John Hartevelt at Stuff reports:
The party may yet take a serious run at trying to win the Auckland Central seat in 2014. It is one of four electorates considered potential targets if the party decides to run more than just a party vote campaign next time.
The candidate there, Denise Roche, has a solid history in the electorate and there was a strong Green Party vote there in 2011. The third element needed to encourage serious optimism about a Green winning an electorate is weakish Labour and National candidates – not the case in Auckland Central but potentially true in Rongotai or Dunedin North by 2014.
I had been meaning to write on this issue for a while, as the Greens are indeed considering a number of seats which they could possibly win in 2014. It is unlikely they would ever drop below the 5% threshold and need the “safety net” but there are considerable benefits from having one or more seats anyway in terms of certainity plus broader community mandate and the like.
The three seats I thought the Greens should (and were) looking at are Wellington Central, Hutt South and Rongotai. I hadn’t considered Auckland Central and Dunedin North so let’s look at them also.
This is arguably the most winnable seat for the Greens, for two reasons. The first is it had their highest party vote of any seat – 27.7%. They actually got more party votes than Labour did. So if all the Green party voters voted for the Green candidate, then they would be in the game. 62% of Green voters voted for the Labour candidate. If the Greens made it clear they wanted to win the seat, and have it as a secure base for the party, many of their voters would respond.
Now the incumbent Labour MP, Grant Robertson, is generally well regarded in the seat, and you would expect him to retain some support from Green voters. But then we come to the second factor – National voters. 15,000 people voted National, 11,000 Green and around 10,000 Labour. If National voters accepted their candidate could not win the seat (which is my view), how would they vote in a choice between the Labour Party Deputy Leader, and the Green candidate (especially if it is again James Shaw who has wide appeal)? I’d say many National voters would vote for Shaw over Robertson, and the Greens could well win the seat – and hold it for a long time. Worth remembering Wellington City has a Green Mayor.
Rongotai had the second highest party vote for the Greens, at 24.2%. Co-Leader Russel Norman got 20.2% of the electorate vote. More Green voters voted for Norman than King. Now King would be safe in the seat, but a new candidate at the 2014 election (maybe Andrew Little or Darren Hughes) might not fare so well.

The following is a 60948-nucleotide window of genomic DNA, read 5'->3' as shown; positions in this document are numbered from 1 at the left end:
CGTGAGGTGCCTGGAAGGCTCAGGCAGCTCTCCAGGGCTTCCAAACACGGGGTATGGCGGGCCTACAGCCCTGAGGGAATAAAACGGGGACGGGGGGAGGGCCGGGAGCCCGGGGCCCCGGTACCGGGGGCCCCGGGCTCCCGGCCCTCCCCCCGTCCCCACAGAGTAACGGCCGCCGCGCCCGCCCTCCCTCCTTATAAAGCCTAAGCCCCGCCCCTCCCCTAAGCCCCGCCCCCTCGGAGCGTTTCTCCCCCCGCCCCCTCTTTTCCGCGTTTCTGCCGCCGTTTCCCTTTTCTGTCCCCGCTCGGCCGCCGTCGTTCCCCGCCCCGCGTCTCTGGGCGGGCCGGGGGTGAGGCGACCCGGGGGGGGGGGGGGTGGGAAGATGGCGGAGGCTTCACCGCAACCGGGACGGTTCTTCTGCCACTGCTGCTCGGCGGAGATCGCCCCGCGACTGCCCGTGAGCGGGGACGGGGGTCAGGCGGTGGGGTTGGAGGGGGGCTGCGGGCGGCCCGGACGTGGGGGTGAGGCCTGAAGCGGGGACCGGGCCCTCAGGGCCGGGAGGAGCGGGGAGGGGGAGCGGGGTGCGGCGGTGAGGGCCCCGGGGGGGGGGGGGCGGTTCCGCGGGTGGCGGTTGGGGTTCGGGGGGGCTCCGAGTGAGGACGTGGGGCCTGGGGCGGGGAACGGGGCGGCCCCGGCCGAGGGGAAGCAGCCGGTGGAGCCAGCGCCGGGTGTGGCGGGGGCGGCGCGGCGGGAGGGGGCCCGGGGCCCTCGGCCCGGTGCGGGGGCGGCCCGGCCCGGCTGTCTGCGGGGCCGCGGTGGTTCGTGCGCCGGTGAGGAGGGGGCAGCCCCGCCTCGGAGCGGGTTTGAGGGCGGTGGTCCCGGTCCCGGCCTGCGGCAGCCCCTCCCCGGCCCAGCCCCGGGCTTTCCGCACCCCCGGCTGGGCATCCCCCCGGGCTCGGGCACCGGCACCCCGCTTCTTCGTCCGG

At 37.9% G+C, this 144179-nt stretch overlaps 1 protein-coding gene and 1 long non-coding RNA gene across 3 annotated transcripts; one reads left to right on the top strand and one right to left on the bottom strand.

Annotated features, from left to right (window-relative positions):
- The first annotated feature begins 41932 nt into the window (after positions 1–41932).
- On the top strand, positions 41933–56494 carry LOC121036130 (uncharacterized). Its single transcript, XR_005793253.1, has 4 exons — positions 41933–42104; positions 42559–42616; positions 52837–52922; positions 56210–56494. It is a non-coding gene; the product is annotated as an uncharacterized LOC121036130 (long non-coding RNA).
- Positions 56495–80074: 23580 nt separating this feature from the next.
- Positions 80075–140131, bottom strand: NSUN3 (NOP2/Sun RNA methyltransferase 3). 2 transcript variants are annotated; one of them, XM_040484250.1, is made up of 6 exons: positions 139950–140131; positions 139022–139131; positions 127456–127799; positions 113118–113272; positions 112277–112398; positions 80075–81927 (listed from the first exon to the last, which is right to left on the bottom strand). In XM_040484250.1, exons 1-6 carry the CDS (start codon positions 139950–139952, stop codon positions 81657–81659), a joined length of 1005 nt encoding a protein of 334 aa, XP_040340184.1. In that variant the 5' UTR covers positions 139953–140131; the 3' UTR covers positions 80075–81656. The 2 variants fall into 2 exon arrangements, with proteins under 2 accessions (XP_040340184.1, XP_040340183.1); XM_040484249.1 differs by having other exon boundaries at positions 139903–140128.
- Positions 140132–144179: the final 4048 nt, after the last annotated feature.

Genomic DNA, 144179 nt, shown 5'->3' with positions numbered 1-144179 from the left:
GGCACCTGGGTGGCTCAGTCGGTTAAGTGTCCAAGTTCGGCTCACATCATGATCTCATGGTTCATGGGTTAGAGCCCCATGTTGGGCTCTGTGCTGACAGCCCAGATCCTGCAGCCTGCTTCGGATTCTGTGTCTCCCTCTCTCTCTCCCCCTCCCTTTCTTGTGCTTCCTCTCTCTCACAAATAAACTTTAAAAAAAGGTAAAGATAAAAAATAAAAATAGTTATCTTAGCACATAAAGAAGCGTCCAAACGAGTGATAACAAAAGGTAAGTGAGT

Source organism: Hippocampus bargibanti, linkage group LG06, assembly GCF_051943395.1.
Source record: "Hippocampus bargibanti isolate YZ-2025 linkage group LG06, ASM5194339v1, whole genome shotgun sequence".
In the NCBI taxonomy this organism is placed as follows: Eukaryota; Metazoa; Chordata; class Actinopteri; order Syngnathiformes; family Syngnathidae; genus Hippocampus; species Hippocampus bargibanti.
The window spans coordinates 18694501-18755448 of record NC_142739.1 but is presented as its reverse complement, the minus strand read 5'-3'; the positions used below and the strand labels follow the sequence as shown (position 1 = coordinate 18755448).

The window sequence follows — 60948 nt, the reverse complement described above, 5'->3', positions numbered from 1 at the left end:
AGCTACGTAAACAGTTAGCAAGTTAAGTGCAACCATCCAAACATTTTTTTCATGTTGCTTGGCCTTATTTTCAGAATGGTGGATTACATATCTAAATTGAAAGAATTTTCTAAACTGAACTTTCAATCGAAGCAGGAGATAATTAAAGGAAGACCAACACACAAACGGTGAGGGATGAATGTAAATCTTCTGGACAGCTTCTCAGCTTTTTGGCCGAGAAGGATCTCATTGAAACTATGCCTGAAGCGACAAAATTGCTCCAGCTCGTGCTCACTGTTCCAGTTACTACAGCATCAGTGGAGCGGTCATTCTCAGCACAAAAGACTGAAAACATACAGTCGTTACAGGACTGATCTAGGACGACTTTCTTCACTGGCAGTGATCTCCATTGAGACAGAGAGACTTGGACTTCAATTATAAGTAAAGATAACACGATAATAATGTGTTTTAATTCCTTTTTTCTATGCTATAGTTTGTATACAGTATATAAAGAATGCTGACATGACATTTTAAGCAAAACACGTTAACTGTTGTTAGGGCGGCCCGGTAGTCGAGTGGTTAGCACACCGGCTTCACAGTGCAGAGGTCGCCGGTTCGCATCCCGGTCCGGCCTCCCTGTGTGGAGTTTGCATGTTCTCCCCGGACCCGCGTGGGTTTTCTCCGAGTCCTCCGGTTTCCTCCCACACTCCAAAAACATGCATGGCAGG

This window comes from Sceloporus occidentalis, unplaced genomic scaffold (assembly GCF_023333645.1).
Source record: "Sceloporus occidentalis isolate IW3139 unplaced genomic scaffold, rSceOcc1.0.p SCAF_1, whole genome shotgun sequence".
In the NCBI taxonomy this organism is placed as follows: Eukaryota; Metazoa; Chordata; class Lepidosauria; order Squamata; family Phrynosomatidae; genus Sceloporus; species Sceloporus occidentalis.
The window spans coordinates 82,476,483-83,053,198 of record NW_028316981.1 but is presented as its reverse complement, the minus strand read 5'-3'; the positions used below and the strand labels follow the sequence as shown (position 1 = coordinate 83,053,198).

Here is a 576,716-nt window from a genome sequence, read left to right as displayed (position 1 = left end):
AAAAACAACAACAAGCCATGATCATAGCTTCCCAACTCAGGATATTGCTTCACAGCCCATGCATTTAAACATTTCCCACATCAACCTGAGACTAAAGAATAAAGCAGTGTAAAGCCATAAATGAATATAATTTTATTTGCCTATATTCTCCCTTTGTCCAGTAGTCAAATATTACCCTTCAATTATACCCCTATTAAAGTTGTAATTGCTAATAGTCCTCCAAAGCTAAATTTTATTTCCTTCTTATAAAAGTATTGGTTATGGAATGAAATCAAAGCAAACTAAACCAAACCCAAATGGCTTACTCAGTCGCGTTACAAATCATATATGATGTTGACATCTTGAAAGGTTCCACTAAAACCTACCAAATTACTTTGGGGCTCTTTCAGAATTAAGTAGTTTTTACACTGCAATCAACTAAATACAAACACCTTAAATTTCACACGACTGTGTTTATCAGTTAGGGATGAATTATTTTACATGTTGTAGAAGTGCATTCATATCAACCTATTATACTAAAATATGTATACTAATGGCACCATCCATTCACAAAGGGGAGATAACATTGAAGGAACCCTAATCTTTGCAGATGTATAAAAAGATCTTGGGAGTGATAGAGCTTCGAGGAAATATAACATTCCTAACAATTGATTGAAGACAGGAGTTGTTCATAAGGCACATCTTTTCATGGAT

But the real excitement is what if Annette King stands for, and wins, Mayor of Wellington, causing a by-election in 2013. By-elections often favour smaller parties. The Alliance almost won Tamaki in 1992 and Selwyn in 1994. ACT came second in Taranaki – King Country in 1997. If there is a 2013 by-election, I think Russel Norman would have a good chance of victory, unless Labour puts up a real star.
Now on the numbers Hutt South is not a Green stronghold. They got 12% on the party vote. But I have spies (well friends) in Hutt South and all I hear about is how new Green MP Holly Walker is everywhere. She is acting as a de facto electorate MP, and lots of people are saying how good she is.
Even the current electorate MP Trevor Mallard won’t say a bad word about her. In fact he seems very proud of her. Now Trevor will stand again, but Hutt South locals could just decide they want a fresh, energetic representative who is likely to become a party (co) leader in due course, and a senior Minister. Plus factor in the Nats whom loathe Mallard, and would tactically vote. Plus there’s a fair few in Labour not so happy with Mallard also, as a reminder of what people voted out in 2008. Now there may not be a lot of them in Hutt South, but I would not under-estimate Walker’s potential appeal.
Auckland Central is the fourth highest party vote for Greens – at 22.8%. Denise Roche is a well known and quite popular representative (especially on Waiheke). She only got 2,900 or so votes but that is because Green supporters were urged to vote for Jacinda Ardern to try and beat Nikki Kaye. 63% of Green voters voted Ardern and only 21% Roche. However that would change if the Greens were trying to win the seat – especially as Roche is home-grown, and not an import. Labour received only 800 more party votes than Labour.
However I have to say I regard it as unlikely that Roche would win the seat off Kaye in 2014. Kaye saw off the very high profile (and now Labour #4) Jacinda Ardern, and boundary changes next year are likely to favour Kaye. National has grown its party vote in Auckland Central in each of the last three elections, partly as a result of boundary changes.
However if the Greens went for a medium-term strategic approach, they would be sensible to target Auckland Central in 2014. While I do not think they would win in 2014, I think it is quite possible Roche could come second, and when Kaye retires be in prime position to take the seat.
This has the third highest party vote fr the Greens at 23.4%. Turei got around 20% of the electorate vote. However Labour had around 3,000 more party votes than the Greens which makes it a harder seat to take. David Clark seems to be reasonably well regarded. Also National’s party vote is not so high in this seat, so even if some of them tactically voted, it is hard to see Clark losing.
So overall while none of them are certs, there are a number of strong possibilities for the Greens. If I were them, I wouldn’t just choose one seat to target, but go for three or four where they could be contenders, to maximise their chances of winning at least one of them. It is not at all impossible that they could even win more than one electorate seat.Tags: Greens